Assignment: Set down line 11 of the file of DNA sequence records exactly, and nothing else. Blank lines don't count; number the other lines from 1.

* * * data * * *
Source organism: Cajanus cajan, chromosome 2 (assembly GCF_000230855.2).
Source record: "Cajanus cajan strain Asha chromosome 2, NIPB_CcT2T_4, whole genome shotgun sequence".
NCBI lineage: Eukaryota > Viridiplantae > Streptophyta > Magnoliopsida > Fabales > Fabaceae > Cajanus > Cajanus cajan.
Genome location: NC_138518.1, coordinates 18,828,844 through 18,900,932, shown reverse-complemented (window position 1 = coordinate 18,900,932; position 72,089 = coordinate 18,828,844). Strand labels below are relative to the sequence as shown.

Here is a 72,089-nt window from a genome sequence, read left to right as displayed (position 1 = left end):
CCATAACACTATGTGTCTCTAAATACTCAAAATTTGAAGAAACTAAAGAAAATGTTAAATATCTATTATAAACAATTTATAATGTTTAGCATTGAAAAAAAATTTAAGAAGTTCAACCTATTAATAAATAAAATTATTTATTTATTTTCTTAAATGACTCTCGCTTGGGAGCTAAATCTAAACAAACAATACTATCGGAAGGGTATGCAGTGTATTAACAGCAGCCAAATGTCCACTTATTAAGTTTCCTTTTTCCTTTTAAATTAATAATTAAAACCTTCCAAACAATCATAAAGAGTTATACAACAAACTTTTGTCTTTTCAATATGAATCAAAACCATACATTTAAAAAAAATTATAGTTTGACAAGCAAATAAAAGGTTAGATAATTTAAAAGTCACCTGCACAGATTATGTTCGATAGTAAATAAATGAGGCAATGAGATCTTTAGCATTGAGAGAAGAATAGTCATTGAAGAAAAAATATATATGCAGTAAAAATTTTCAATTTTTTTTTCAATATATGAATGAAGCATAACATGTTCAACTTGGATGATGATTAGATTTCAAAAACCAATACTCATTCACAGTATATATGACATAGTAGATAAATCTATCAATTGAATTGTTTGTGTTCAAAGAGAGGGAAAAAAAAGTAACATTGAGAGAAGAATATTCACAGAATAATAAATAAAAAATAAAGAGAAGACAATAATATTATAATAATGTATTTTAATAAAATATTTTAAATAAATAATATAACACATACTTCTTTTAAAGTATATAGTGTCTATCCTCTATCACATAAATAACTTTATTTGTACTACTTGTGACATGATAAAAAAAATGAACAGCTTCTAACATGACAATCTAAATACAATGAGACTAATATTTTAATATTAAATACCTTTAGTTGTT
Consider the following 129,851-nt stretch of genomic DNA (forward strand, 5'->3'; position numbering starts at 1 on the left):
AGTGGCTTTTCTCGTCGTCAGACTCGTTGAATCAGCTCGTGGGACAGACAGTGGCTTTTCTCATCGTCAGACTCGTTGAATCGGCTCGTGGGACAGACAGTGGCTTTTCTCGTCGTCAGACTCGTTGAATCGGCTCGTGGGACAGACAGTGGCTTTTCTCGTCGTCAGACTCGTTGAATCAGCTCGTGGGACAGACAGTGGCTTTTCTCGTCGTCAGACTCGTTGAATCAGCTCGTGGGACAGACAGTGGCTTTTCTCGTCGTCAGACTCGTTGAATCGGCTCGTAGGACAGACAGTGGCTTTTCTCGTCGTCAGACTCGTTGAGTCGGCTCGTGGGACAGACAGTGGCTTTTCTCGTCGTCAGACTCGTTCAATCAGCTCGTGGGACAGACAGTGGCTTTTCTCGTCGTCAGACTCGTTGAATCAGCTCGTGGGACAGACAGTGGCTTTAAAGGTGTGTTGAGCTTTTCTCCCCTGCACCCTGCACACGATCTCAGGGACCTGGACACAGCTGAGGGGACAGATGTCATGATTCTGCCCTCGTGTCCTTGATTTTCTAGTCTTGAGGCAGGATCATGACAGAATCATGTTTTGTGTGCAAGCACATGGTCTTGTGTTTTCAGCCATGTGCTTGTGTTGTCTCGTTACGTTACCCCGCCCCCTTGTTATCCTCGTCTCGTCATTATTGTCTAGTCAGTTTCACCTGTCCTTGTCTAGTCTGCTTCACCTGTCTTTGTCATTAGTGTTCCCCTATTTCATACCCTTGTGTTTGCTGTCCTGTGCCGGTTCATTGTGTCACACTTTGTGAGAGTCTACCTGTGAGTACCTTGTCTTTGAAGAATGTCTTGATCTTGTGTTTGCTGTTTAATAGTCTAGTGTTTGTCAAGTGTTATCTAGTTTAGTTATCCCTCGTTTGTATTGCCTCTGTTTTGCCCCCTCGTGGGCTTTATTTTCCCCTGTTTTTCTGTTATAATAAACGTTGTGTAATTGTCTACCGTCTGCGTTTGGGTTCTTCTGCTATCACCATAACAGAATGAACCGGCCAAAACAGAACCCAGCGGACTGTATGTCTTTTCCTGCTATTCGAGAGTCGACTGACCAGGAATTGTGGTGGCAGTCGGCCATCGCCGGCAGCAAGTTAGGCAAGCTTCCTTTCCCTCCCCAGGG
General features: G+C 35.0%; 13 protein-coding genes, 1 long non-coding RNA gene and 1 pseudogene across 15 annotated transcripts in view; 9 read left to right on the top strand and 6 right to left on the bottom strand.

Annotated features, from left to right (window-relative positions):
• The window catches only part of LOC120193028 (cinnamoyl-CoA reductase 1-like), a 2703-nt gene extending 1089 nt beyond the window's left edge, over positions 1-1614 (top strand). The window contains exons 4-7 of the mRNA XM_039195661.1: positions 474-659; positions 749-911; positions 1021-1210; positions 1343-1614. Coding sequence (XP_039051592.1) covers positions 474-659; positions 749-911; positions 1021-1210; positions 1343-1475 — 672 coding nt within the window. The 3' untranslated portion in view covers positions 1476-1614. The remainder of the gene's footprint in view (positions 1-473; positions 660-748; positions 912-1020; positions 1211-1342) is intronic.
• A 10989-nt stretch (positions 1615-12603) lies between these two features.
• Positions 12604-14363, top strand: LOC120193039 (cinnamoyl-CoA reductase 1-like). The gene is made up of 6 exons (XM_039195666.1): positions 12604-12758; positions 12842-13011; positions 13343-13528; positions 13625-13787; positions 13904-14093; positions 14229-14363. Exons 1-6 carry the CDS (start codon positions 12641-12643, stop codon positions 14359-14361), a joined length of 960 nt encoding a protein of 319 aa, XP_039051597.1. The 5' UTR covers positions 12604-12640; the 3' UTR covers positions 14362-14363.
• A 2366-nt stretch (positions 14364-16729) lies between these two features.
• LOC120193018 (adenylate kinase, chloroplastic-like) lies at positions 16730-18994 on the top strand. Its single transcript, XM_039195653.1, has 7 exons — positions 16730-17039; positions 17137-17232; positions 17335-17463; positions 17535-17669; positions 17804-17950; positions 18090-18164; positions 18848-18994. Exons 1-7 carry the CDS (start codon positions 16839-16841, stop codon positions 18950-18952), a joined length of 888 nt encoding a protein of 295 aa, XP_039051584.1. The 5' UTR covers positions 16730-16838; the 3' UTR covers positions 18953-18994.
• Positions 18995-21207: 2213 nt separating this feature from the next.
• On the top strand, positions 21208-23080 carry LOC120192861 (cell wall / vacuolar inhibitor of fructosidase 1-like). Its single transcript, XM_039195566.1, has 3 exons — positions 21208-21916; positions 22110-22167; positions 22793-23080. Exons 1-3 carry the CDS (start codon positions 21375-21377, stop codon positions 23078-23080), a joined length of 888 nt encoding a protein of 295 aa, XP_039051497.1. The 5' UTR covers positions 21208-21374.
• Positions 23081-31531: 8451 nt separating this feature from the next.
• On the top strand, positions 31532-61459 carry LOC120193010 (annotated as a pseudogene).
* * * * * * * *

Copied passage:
• The window catches only part of LOC120193028 (cinnamoyl-CoA reductase 1-like), a 2703-nt gene extending 1089 nt beyond the window's left edge, over positions 1-1614 (top strand). The window contains exons 4-7 of the mRNA XM_039195661.1: positions 474-659; positions 749-911; positions 1021-1210; positions 1343-1614. Coding sequence (XP_039051592.1) covers positions 474-659; positions 749-911; positions 1021-1210; positions 1343-1475 — 672 coding nt within the window. The 3' untranslated portion in view covers positions 1476-1614. The remainder of the gene's footprint in view (positions 1-473; positions 660-748; positions 912-1020; positions 1211-1342) is intronic.